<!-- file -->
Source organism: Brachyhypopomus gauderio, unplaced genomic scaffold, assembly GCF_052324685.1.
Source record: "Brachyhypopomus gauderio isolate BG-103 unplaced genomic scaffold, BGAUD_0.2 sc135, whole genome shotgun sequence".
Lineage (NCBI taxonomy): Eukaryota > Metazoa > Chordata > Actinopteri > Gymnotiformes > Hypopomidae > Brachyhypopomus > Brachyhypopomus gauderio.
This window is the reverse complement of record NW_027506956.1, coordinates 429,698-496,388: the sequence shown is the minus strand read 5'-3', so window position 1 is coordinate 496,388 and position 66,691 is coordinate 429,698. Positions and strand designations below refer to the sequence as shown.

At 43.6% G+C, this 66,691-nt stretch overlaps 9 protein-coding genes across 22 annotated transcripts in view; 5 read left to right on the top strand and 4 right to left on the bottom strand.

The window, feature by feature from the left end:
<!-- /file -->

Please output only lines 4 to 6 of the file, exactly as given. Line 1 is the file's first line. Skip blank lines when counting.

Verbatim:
This window is the reverse complement of record NW_027506956.1, coordinates 429,698-496,388: the sequence shown is the minus strand read 5'-3', so window position 1 is coordinate 496,388 and position 66,691 is coordinate 429,698. Positions and strand designations below refer to the sequence as shown.

At 43.6% G+C, this 66,691-nt stretch overlaps 9 protein-coding genes across 22 annotated transcripts in view; 5 read left to right on the top strand and 4 right to left on the bottom strand.

The window, feature by feature from the left end: